NORTH NEWTON, KAN. – Bethel College programmers again had a good showing in competition with other college and university students from an eight-state (plus two Canadian provinces) region.
Bethel sent two complete teams – six students total – to the ACM (which stands for Association of Computing Machinery, one of the flagship professional organizations in computer science) Intercollegiate Computer Programming Contest, sponsored by IBM, for the North Central North America region.
The satellite site for this year was in Olathe, hosted by Garmin.
The region includes Iowa, Kansas, Manitoba, the Upper Peninsula of Michigan, Minnesota, Nebraska, North Dakota, western Ontario, South Dakota and Wisconsin.
At the Oct. 31 competition, Bethel’s team “Threshers” solved their first problem in under 30 minutes, for a while occupying 6th place overall.
The Threshers ended up finishing in the top quarter, 51st out of 223 teams.
Threshers team members were Yun-Suk Kee, senior from Gwangju, South Korea, Zach Preheim, junior from Peabody, and Tim Regier, senior from Newton.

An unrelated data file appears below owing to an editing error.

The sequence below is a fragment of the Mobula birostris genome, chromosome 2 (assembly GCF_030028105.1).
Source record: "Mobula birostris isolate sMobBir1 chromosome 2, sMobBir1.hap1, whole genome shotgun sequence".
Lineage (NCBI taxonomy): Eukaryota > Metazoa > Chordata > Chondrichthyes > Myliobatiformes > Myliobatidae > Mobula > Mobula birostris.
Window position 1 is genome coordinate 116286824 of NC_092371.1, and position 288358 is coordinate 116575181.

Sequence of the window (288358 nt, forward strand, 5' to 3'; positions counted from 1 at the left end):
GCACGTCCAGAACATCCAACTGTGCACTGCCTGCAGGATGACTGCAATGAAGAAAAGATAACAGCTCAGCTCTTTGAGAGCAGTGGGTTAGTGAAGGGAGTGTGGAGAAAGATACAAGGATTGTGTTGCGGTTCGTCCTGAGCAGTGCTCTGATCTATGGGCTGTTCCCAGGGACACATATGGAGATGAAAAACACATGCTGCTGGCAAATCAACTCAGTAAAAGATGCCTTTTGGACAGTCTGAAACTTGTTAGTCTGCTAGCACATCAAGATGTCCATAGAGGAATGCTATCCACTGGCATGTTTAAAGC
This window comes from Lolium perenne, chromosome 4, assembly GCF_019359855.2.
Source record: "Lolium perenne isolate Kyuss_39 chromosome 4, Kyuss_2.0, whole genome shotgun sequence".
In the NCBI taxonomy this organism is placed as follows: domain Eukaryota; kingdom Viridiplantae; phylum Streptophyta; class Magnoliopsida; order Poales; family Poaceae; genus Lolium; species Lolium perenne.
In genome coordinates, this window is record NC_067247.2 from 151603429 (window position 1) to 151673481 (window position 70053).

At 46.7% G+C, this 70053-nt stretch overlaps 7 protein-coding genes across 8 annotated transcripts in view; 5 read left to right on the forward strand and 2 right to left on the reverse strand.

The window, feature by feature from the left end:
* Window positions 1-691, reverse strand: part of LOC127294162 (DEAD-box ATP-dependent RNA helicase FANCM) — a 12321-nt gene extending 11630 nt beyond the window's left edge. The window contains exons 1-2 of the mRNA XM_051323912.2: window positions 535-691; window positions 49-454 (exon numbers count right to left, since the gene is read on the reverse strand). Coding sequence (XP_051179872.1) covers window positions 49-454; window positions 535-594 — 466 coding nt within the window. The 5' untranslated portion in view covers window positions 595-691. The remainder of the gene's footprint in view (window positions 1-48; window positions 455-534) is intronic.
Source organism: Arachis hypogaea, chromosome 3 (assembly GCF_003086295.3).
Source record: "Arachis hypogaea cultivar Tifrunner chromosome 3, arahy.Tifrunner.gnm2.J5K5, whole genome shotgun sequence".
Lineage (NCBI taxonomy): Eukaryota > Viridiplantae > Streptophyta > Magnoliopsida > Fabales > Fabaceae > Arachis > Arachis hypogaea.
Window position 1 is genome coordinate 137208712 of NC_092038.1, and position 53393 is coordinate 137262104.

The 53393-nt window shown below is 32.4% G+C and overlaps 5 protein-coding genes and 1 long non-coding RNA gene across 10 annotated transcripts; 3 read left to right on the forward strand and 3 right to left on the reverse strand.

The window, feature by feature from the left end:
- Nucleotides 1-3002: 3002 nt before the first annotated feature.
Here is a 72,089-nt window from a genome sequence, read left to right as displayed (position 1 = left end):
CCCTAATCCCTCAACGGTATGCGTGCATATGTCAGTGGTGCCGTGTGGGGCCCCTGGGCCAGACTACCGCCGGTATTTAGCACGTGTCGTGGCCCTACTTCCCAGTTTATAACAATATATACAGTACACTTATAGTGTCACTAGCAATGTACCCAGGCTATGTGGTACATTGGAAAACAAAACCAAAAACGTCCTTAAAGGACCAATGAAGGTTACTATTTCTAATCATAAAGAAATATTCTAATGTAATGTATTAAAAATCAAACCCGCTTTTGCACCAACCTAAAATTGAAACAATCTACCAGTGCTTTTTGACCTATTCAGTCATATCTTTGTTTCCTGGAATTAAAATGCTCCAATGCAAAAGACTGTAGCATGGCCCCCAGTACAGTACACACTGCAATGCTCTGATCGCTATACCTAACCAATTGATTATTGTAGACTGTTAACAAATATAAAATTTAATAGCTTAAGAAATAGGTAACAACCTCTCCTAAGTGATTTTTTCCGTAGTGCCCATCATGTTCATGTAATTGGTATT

The Bethel team “GrayMaroons” comprised three students competing in the ACM programming contest for the first time: Mareike Bergen, junior from Moundridge, Matthew Rodenberg, junior from Halstead, and Jordan Schroeder, sophomore from Newton.
The GrayMaroons took 86th place.
In the programming contest, teams of up to three students have five hours and one computer to solve as many problems as they can from the problem set.Each solved problem is worth one point, with ties broken in favor of the team that required the least time to program their solution.
To be successful, teams must be able to read and analyze problems quickly, communicate effectively with their teammates, have a broad knowledge of classic problems, algorithms and data structures, and possess the ability to apply those skills to produce working code while under severe time pressure.
Karl Friesen, programming coach and Bethel’s computer science professor, said he was generally pleased with the contest results.
“I was glad that both of our teams experienced some success in this contest,” he said. “This year’s problem set was one of the more difficult ones, and both teams did a good job in selecting problems to work on.”
Bethel programming team members met weekly in two-hour practice sessions and participated in one full-length practice contest in late September.
The unofficial contest results may be viewed online.
Bethel was the only one of its KCAC peer schools, and one of only two Kansas private colleges, to participate in the programming competition. Kansas State University also fielded two teams.